Barroso ‘Confident’ Italy Will Be Able to Exit Deficit ProcedureJones Hayden
European Commission President Jose Barroso said he’s “very confident” Italy will be able to leave the European Union’s excessive-deficit procedure after Enrico Letta pledged new measures to boost growth.
“We trust the government will finance these in a credible way, in order to keep the deficit below 3 percent of GDP in 2013, and achieve and maintain a balanced budgetary position in structural terms,” Barroso said today after meeting Letta, Italy’s prime minister, in Brussels. “I’m very confident that it will be possible, provided now that Italy details the measures that it intends to take, that Italy will be able to go out of the excessive-deficit procedure.”
Letta told Barroso that Italy will stick to its deficit targets while pursuing growth-enhancing strategies. In an April 29 speech to the Italian Parliament, the premier pledged a series of tax cuts to boost economic growth and job creation.
Barroso said Italy’s potential exit from the EDP “now depends on the presentation in concrete terms of the plans of the new Italian government.” The commission, the European Union’s Brussels-based executive, will issue country-specific recommendations for the 27 EU countries in late May that can be considered by finance ministers at their meeting in June.
Lifting of the excessive-deficit procedure would be “an excellent way to welcome, but also support, the new government” in Italy, Angel Gurria, head of the Organization for Economic Cooperation and Development, said today in an interview with Bloomberg Television in Rome. The OECD urged the Italian government to focus on cutting its debt in a report today.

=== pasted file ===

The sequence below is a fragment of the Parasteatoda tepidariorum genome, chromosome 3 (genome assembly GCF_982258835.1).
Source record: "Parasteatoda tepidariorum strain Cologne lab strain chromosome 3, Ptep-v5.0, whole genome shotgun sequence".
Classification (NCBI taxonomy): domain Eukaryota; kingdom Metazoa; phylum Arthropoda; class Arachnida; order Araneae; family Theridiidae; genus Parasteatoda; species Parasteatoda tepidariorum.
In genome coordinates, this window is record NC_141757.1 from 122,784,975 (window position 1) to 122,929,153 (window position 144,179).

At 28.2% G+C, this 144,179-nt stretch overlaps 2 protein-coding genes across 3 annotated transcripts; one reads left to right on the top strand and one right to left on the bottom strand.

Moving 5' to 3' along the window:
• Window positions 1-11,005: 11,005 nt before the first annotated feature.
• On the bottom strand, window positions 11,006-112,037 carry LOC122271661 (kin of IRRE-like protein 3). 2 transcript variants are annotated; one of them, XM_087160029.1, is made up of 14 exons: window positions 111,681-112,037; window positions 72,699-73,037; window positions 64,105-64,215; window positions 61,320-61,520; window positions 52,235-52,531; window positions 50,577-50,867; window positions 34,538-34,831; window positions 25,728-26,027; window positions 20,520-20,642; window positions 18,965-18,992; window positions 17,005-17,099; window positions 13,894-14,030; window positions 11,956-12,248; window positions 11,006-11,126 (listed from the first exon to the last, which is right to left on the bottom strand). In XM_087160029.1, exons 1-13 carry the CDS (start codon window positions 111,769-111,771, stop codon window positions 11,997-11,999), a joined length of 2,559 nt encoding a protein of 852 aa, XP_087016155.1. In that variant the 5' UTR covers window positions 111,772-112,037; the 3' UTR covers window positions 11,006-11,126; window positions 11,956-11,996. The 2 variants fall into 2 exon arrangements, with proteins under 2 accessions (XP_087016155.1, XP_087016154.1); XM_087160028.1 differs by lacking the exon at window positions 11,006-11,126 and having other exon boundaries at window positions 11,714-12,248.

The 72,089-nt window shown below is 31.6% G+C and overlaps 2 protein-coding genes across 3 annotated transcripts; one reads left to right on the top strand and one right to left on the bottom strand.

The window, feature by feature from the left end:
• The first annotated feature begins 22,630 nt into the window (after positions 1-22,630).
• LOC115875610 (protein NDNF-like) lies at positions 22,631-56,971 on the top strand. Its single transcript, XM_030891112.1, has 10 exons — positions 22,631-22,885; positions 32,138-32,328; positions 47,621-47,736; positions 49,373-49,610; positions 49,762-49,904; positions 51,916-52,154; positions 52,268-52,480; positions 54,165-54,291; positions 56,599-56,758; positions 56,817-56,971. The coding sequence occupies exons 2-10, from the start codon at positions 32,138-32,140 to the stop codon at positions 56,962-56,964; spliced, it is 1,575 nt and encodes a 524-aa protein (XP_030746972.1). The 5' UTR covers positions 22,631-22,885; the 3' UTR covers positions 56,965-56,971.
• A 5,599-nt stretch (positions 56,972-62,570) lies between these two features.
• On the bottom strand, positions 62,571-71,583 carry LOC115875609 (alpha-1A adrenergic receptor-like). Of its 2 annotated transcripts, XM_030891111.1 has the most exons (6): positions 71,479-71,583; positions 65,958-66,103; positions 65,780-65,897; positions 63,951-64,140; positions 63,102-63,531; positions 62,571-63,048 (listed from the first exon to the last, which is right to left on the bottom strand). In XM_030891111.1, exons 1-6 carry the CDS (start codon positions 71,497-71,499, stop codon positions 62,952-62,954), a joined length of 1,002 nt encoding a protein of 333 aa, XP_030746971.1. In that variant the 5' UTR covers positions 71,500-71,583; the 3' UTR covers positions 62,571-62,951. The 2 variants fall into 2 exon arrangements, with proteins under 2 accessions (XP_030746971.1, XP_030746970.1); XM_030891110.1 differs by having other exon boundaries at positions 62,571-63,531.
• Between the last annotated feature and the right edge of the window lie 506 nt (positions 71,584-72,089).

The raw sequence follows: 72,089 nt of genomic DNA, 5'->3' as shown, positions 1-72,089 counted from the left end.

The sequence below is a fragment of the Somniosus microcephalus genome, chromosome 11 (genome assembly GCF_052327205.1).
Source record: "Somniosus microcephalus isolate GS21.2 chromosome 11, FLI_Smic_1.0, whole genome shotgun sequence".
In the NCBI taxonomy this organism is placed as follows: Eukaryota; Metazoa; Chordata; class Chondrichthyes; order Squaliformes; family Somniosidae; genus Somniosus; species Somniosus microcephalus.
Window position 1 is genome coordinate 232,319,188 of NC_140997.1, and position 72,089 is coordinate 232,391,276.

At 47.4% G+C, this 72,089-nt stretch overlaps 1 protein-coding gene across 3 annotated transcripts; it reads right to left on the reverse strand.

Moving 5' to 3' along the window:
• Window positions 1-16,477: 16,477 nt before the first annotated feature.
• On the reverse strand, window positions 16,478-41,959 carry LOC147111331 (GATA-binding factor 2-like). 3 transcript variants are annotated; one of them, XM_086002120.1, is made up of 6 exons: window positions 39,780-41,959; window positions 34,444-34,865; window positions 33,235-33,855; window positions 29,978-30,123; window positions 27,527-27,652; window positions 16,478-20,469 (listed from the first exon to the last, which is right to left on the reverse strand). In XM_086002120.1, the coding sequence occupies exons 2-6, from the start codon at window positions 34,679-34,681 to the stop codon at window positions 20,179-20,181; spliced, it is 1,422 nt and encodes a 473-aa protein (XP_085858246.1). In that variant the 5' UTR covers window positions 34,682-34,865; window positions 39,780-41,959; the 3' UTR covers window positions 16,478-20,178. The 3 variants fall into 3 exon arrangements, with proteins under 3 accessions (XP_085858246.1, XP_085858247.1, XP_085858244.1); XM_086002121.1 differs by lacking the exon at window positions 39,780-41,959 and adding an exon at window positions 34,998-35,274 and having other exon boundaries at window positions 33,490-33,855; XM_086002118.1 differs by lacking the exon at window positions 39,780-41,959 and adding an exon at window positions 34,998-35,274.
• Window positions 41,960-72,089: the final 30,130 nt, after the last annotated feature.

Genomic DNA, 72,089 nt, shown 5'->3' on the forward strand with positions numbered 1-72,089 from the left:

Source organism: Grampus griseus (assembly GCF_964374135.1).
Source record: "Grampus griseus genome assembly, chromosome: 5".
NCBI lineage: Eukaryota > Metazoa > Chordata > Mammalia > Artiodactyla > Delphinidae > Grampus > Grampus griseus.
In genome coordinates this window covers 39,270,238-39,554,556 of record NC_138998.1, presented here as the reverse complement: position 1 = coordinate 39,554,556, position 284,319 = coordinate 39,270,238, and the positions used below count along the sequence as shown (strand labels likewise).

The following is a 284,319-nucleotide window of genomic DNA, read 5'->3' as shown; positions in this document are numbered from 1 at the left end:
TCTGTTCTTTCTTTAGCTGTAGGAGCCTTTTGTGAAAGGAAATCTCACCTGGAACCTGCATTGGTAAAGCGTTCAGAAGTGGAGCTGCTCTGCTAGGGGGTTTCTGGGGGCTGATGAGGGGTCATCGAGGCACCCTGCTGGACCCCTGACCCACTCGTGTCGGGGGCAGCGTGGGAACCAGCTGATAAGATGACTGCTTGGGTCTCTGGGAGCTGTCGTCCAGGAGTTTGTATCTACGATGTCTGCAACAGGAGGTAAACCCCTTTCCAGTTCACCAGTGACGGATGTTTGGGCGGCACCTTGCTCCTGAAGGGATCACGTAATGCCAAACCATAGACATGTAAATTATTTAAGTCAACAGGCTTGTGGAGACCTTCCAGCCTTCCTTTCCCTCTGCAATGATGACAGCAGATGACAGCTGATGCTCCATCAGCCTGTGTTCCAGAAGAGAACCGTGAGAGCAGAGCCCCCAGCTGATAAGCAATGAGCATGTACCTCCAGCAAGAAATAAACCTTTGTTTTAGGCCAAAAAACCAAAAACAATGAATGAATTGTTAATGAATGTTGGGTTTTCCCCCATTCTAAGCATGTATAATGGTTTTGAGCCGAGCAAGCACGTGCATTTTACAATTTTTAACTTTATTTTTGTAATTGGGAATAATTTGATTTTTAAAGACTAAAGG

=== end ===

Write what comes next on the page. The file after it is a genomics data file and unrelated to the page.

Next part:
Letta met earlier this week with German Chancellor Angela Merkel, French President Francois Hollande and EU President Herman Van Rompuy. After his meeting with Letta yesterday in Brussels, Van Rompuy stressed the need for a two-pronged strategy of shoring up government finances while boosting economic growth.
“I reiterated that the EU will continue to stand by Italy in pursuing our common commitment to overcome the economic crisis and promoting growth and jobs, in making full use of the existing flexibility while keeping sound public finance as a key objective,” Van Rompuy said in a statement late yesterday.